How can growing groundwater crisis be dealt with?

Water, a scarce resource
Water, a scarce resource

India is highly dependant on groundwater. As high as 85 percent of rural drinking water is derived from wells with 88 percent of it used for irrigation, and 48 percent of the urban also uses groundwater. The paper titled 'Shaping the contours of groundwater governance in India' published in the Journal of Hydrology: Regional Studies, informs that groundwater exploitation and contamination have found to affect as high as 60 percent of Indian districts.

Even though groundwater use has reached critical levels of exploitation, very little attention has been paid to its governance and to resource conservation and protection. Rather, the availability of groundwater has been attributed to chance that has triggered further extraction and increased contamination, which has now lead to a serious groundwater crisis in the country.

The paper argues that there is thus an increasing need to design a groundwater governance framework that is relevant to India’s unique groundwater situation and presents some basic ideas on a preliminary framework for the same, which could lead to more concrete policies, practices and institutions.

Difficulty with the one-size-fits-all solution to deal with the groundwater crisis

Aquifers form the fundamental units for good groundwater management while looking at groundwater abstraction and use. India's groundwater typology is based on six broad hydrogeological settings that represent aquifer systems.

  • Most of the larger states have mixed hydrogeological settings and this complexity makes it very difficult to understand the implications of categorising the groundwater situation in the areas as “safe” and “unsafe, semi-critical/ critical/ overexploited”.
  • Each hydrogeological setting is inclusive of many states, making it important to understand the social and economic implications arising out of the different levels of groundwater use under each of these settings.
  • Since there are differences in hydrogeological conditions, there is a need for greater disaggregation of data to understand groundwater exploitation and contamination.

Due to these complexities, it becomes very difficult to have a one-size-fits-all water governance paradigm that is often thought to be the best way forward in tackling groundwater management problems.

Groundwater governance and the need for such a framework

The paper argues that due to the common pool nature of groundwater in India, groundwater use needs management approaches that not only focus on groundwater settings but also take into consideration broader contexts of governance and the political economy.

The actual implementation of these strategies at the ground level will require a framework on groundwater governance, which is about decision-making on groundwater and involves individuals and/or organised entities at various levels. It involves the promotion of responsible collective action to ensure socially sustainable utilisation and effective protection of groundwater resources for the benefit of humankind and dependent ecosystems.

Important features of groundwater governance

The four broad principles of groundwater governance include transparency, participation, information and the custom and rule of law, which need to be defined by efficient processes and supported by the art of administrative action and decision making. The use and application of the following aspects are important in the development and evolution of the groundwater governance framework in India:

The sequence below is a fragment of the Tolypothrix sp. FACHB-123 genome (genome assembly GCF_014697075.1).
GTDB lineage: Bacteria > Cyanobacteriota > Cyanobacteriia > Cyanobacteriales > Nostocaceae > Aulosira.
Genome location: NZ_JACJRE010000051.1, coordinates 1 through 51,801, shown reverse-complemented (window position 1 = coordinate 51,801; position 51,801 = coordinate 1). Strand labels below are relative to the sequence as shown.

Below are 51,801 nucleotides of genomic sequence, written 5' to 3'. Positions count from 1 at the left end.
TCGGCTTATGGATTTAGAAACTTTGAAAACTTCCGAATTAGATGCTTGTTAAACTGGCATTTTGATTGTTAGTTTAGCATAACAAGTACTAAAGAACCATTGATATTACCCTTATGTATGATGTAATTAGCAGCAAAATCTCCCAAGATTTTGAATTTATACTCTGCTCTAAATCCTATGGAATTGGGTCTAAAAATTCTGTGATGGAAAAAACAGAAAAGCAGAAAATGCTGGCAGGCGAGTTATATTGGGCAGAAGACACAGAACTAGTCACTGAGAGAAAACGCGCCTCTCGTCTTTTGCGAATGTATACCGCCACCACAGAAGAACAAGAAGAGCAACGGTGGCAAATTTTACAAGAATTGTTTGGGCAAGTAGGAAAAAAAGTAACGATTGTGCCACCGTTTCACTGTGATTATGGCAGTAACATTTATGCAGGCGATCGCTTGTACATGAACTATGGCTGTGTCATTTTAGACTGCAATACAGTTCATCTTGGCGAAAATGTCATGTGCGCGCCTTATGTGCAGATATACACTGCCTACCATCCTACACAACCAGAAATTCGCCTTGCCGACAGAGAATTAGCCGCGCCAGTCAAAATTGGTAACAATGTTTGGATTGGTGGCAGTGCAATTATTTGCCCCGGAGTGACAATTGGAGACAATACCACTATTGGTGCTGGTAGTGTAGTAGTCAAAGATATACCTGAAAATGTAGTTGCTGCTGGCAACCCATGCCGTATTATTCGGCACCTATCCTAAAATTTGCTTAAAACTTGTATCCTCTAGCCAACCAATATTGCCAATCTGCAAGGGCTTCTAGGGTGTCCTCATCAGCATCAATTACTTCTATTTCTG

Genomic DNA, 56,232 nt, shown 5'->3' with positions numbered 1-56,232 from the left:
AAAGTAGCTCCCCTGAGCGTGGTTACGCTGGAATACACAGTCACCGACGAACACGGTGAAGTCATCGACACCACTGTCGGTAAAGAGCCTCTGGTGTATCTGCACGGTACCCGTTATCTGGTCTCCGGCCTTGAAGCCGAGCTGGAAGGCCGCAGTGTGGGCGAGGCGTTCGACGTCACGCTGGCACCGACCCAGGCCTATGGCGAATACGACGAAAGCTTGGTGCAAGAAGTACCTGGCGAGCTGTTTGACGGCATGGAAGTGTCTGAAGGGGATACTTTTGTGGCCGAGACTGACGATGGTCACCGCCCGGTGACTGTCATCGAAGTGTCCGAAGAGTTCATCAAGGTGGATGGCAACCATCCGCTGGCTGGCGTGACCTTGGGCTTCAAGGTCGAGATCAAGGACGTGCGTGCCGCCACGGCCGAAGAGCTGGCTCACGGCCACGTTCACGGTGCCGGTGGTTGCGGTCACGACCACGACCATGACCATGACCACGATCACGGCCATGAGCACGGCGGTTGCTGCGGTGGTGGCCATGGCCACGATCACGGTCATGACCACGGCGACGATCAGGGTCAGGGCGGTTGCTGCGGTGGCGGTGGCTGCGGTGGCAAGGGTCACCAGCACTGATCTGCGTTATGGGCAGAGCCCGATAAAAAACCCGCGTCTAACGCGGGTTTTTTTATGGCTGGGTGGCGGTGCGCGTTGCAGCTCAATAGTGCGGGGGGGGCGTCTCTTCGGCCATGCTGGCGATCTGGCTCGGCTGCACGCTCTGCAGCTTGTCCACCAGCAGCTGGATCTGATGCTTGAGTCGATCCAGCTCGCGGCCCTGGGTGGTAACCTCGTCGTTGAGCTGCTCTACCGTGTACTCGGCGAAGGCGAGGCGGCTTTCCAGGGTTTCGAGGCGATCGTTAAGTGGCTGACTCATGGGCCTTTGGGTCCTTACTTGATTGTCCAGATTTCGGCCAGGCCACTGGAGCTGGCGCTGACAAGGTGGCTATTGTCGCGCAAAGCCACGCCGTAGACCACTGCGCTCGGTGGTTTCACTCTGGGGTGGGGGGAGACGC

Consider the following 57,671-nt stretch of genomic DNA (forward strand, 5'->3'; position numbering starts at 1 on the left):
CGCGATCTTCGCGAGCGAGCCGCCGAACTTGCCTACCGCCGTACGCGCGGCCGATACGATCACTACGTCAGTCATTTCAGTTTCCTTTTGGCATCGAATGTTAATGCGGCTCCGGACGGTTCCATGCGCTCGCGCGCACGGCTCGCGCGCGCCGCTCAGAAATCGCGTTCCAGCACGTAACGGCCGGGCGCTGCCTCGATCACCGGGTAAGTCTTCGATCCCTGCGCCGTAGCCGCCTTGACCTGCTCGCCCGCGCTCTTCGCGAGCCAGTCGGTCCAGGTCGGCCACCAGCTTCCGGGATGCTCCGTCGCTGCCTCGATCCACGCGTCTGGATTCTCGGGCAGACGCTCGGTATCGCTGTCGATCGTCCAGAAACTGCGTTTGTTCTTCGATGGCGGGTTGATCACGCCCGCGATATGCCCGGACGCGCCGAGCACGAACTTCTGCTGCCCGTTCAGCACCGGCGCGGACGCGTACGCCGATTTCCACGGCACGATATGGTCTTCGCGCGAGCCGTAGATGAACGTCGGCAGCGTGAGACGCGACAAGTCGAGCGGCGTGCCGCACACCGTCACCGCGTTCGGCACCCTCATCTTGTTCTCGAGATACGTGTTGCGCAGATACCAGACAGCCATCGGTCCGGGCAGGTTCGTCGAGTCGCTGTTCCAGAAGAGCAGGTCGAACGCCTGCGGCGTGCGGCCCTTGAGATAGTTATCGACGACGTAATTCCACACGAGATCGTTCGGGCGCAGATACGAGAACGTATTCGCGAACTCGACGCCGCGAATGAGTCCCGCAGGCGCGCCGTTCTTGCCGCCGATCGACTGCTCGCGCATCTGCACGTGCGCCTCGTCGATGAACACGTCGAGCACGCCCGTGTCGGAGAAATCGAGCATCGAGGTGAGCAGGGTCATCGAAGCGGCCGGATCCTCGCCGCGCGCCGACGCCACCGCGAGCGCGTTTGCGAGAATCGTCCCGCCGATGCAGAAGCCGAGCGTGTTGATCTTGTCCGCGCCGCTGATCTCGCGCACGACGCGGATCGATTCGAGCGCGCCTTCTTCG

• Science that goes beyond locating groundwater resources to that which generates accurate data and information to build a strong case for management of the resource;
  • User participation for cooperative management of groundwater resources;
  • Regulation through social norms that involves participatory processes that combine science, technology and influence social behaviour.

Groundwater management and governance: Roles and processes

The paper proposes a framework of roles at different levels, using basic administrative units along with the evolving institutional framework.

  • The policy focus in such a governance framework will be around building capacities and facilitating regulation to protect and ensure sustainability of aquifers, equitability in access and distribution of groundwater;
  • Shift from a source-based approach to an aquifer-based approach including recycling and reuse of groundwater;
  • Participatory recharge and demand-management processes..

Enabling a balance between policy and practice will require focus at different levels of the administrative and governance structures in India, which include the following:

  • At the level of villages (rural) or wards (urban) where aquifer mapping integrated with groundwater management piloting can be done;
  • The district units that can be empowered to facilitate convergence between groundwater management and various programmes under implementation;
  • States, which can be encouraged to strengthen their organisational capacities in aquifer-based groundwater management, primarily to regulate groundwater through a changed focus on legislation;
  • Policy and guidelines will need to be sharpened.

Processes enabling groundwater governance include:

  • Capacity building
  • Collaboration
  • Piloting
  • Legislation
  • Role of policy

The paper concludes that developing a policy is often the first objective in a groundwater governance exercise. However, it would be more prudent to develop a groundwater policy only after the first few baby steps have been taken in the pursuit of piloting groundwater management in conjunction with the aquifer mapping programme that the CGWB has embarked upon at a national scale in India.

Please download a copy of the paper below.